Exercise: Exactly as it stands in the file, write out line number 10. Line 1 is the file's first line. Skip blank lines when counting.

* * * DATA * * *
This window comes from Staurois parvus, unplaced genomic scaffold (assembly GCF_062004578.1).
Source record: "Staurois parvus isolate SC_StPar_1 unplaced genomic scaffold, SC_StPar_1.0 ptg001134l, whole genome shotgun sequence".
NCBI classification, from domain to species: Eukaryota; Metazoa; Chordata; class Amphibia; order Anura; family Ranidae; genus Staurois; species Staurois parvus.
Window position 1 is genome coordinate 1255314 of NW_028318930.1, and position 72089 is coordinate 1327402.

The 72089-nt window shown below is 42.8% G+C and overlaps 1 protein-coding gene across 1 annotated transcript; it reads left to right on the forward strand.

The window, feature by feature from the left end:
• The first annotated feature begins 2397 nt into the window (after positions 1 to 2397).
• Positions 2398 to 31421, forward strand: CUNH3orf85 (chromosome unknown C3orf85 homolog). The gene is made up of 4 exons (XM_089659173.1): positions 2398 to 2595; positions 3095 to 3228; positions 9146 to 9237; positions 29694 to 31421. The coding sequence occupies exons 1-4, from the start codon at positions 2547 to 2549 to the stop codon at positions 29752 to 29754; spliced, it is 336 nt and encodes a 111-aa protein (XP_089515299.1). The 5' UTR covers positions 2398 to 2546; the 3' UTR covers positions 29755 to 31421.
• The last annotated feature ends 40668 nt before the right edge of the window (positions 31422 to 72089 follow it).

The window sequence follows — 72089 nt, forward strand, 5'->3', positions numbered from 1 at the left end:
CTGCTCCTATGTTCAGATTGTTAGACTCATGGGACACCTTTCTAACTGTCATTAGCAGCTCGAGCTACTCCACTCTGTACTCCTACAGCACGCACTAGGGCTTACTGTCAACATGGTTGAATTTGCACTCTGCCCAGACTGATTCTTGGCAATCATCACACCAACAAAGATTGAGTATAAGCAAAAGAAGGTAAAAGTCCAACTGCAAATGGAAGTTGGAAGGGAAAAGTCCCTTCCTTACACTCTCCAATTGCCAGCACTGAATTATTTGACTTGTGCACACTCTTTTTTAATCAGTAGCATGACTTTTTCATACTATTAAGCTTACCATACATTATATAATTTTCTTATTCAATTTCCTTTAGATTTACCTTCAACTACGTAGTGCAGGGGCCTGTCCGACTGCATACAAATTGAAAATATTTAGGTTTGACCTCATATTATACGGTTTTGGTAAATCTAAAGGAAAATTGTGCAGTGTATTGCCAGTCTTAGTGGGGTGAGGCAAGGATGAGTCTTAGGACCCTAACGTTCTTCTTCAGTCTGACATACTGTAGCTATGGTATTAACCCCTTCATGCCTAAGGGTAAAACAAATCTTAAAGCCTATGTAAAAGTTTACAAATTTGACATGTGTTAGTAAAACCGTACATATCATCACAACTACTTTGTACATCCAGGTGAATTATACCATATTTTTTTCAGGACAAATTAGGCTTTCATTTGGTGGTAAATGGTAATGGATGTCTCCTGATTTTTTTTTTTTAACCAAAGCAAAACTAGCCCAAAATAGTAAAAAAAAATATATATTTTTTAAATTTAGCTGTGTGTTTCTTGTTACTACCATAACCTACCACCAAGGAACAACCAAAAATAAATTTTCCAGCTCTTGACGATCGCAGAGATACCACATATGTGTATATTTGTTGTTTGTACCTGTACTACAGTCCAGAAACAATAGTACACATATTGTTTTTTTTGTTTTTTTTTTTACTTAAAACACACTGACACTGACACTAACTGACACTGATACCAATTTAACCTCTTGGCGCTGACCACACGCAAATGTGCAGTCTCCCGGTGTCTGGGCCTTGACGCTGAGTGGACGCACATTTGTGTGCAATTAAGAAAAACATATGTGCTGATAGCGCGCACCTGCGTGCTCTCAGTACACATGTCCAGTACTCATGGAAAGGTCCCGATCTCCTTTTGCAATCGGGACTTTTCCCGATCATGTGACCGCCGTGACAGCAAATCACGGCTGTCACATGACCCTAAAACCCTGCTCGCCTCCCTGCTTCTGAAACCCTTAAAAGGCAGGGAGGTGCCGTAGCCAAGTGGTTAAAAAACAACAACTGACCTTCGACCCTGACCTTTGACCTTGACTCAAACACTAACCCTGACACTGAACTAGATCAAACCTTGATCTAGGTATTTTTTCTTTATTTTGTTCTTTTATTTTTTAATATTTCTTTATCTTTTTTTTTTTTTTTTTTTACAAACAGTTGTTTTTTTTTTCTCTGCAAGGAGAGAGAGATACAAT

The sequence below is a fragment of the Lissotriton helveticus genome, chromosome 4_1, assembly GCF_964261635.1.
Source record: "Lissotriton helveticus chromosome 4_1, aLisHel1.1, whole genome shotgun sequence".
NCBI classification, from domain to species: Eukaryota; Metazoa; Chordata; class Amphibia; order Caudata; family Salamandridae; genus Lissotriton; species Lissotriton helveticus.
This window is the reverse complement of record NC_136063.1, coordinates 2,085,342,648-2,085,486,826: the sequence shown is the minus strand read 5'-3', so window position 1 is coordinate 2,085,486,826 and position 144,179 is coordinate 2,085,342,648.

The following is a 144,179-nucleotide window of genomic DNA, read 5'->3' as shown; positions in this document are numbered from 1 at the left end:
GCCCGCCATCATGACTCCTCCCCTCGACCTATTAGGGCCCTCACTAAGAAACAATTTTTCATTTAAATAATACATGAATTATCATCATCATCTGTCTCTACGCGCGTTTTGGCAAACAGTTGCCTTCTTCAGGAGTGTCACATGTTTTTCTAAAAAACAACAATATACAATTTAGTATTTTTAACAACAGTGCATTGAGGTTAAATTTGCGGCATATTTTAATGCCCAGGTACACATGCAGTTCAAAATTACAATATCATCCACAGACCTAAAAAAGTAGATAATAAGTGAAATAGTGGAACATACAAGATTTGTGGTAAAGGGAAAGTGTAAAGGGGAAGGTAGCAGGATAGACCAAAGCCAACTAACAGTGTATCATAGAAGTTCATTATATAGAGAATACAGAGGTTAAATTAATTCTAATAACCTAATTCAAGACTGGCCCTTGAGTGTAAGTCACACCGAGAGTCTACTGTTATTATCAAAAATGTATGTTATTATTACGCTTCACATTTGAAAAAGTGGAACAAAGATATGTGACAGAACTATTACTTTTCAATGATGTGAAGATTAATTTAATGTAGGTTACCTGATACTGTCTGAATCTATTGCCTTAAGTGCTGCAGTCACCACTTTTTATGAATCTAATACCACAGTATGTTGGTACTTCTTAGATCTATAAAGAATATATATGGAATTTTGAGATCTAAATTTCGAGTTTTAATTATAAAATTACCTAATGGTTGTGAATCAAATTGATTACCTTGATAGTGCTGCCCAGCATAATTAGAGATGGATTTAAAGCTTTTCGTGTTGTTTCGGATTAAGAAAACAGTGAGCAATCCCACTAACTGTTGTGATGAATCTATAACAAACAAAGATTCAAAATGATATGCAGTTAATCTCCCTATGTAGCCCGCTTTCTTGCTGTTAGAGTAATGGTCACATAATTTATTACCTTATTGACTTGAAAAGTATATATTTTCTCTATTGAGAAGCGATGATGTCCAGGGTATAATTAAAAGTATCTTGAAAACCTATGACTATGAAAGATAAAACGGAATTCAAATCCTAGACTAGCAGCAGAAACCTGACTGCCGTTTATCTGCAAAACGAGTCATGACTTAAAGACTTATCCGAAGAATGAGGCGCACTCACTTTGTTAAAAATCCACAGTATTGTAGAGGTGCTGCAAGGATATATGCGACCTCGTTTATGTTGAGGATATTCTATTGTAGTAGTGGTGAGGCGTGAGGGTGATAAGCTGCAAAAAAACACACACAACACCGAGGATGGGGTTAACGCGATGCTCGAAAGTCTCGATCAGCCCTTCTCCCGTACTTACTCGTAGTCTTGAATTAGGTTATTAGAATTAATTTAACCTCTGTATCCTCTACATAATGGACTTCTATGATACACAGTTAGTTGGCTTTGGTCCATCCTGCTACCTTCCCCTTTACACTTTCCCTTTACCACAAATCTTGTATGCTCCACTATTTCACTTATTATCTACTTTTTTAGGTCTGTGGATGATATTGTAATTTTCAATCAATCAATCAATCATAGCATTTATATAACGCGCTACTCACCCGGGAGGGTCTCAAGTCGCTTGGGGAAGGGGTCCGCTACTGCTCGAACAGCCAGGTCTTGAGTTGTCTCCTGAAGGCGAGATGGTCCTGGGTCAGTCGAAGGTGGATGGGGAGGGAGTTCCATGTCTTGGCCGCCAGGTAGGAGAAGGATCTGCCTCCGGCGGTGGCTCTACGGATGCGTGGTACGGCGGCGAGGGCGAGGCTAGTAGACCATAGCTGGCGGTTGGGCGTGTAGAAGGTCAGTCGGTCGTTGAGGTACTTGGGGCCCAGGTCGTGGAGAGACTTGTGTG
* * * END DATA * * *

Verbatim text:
The window sequence follows — 72089 nt, forward strand, 5'->3', positions numbered from 1 at the left end: